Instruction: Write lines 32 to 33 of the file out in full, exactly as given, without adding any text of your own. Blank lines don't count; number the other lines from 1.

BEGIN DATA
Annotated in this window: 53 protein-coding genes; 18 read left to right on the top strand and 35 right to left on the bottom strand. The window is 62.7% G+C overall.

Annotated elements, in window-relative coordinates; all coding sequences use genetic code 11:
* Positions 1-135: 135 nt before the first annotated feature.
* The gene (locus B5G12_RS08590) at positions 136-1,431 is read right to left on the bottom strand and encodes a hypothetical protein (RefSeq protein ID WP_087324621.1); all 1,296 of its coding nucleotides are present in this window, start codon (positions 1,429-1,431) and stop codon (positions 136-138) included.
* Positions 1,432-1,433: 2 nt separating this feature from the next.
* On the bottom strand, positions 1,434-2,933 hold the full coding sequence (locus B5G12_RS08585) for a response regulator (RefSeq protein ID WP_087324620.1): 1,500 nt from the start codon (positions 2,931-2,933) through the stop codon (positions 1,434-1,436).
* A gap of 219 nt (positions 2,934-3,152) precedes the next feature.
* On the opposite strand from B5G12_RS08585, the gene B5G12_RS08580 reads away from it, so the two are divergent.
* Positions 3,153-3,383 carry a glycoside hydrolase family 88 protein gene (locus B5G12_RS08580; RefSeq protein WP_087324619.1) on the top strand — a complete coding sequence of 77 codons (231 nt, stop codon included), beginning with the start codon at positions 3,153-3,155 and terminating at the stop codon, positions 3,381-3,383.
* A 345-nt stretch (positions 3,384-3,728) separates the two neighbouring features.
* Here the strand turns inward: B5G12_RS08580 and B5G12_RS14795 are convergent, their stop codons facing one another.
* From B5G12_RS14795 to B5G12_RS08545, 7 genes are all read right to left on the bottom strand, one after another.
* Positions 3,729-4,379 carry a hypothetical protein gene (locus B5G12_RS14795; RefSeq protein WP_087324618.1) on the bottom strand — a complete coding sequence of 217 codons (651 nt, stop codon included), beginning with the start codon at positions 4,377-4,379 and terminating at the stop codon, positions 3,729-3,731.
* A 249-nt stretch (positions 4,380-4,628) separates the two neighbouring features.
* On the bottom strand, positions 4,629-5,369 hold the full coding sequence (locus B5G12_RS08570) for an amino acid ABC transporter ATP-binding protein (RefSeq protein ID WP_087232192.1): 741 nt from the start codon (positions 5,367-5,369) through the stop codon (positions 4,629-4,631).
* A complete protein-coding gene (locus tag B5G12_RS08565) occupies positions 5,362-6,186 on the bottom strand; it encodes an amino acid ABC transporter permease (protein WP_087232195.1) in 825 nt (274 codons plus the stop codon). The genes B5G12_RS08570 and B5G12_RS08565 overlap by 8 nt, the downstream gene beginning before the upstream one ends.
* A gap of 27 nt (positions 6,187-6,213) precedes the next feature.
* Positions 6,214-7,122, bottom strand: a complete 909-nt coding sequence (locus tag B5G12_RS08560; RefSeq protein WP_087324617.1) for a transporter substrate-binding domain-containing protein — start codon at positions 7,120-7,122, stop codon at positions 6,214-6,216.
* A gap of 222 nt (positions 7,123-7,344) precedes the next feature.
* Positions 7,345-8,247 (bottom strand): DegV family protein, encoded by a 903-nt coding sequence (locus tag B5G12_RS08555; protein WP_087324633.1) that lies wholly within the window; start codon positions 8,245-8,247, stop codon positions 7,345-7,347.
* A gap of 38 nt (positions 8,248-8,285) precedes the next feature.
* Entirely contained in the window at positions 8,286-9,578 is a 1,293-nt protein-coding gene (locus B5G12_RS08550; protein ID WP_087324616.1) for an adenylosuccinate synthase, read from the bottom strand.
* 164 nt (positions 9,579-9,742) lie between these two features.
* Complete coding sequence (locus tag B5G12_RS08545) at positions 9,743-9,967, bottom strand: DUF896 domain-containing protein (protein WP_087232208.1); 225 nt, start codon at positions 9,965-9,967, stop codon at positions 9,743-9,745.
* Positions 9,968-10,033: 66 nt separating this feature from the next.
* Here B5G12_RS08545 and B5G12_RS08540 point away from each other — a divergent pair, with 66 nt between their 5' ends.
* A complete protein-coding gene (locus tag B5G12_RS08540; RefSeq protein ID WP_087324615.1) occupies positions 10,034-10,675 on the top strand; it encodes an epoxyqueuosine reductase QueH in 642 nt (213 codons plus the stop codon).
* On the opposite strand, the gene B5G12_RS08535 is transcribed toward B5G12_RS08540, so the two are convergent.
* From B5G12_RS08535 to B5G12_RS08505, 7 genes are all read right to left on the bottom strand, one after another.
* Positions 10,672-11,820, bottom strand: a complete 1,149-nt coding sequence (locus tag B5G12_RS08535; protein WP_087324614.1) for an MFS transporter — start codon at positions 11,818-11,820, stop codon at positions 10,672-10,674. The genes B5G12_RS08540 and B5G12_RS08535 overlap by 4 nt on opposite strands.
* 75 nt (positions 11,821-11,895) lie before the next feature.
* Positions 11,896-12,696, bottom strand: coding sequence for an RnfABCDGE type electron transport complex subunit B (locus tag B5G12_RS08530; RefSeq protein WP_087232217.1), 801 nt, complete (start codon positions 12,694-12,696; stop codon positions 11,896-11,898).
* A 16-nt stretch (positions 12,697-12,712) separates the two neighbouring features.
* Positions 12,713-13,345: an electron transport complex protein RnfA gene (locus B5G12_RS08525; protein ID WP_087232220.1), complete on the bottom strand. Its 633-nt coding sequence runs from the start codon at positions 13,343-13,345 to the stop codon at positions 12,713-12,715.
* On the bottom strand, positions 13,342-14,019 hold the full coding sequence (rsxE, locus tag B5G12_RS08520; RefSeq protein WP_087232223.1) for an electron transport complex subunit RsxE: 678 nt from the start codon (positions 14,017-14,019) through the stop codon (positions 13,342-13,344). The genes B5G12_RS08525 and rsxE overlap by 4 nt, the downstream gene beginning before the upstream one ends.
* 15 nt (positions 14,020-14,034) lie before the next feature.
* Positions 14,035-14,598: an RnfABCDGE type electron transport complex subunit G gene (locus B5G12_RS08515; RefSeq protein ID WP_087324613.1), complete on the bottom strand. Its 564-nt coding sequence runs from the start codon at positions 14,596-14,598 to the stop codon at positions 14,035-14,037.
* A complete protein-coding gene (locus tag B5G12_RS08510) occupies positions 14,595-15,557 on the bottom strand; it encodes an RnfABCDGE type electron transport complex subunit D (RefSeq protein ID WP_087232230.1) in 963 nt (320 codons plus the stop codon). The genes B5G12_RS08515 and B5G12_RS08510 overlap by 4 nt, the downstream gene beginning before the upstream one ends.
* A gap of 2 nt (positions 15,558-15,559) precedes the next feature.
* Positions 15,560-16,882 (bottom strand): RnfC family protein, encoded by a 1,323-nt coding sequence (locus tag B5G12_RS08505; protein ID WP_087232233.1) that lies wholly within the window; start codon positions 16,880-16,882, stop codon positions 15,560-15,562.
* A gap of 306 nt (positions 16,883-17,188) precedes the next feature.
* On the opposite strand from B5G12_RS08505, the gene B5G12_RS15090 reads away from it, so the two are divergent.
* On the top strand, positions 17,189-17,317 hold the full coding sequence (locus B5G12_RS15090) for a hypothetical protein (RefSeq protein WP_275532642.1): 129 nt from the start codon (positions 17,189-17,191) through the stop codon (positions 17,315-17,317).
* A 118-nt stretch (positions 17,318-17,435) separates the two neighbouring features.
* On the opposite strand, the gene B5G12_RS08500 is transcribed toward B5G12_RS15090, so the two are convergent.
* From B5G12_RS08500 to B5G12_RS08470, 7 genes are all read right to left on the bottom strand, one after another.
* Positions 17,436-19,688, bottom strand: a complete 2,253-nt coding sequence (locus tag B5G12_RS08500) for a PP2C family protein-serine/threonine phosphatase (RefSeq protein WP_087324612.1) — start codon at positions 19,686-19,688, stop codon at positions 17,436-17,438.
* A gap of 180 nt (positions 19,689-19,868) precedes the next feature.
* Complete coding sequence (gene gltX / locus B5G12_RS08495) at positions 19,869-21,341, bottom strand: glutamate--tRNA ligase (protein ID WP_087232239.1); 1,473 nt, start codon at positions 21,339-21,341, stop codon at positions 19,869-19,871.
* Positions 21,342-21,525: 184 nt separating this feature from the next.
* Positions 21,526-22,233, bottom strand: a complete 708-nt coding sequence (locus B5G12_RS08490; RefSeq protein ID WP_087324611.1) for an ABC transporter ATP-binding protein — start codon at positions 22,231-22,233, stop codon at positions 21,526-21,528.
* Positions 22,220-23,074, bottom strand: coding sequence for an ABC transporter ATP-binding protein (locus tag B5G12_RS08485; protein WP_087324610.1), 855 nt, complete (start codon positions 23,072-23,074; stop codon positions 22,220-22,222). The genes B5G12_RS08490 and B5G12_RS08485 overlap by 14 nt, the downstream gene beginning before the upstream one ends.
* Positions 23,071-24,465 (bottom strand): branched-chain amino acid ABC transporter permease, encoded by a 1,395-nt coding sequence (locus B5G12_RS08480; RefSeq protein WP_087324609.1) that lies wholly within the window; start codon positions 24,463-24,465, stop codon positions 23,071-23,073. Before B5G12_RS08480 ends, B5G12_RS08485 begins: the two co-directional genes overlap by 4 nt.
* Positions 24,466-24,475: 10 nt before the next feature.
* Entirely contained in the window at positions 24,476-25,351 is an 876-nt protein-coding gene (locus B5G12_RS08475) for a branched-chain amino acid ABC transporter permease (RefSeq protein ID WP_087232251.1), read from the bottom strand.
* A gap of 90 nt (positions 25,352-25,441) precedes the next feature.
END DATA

* Positions 11,896-12,696, bottom strand: coding sequence for an RnfABCDGE type electron transport complex subunit B (locus tag B5G12_RS08530; RefSeq protein WP_087232217.1), 801 nt, complete (start codon positions 12,694-12,696; stop codon positions 11,896-11,898).
* A 16-nt stretch (positions 12,697-12,712) separates the two neighbouring features.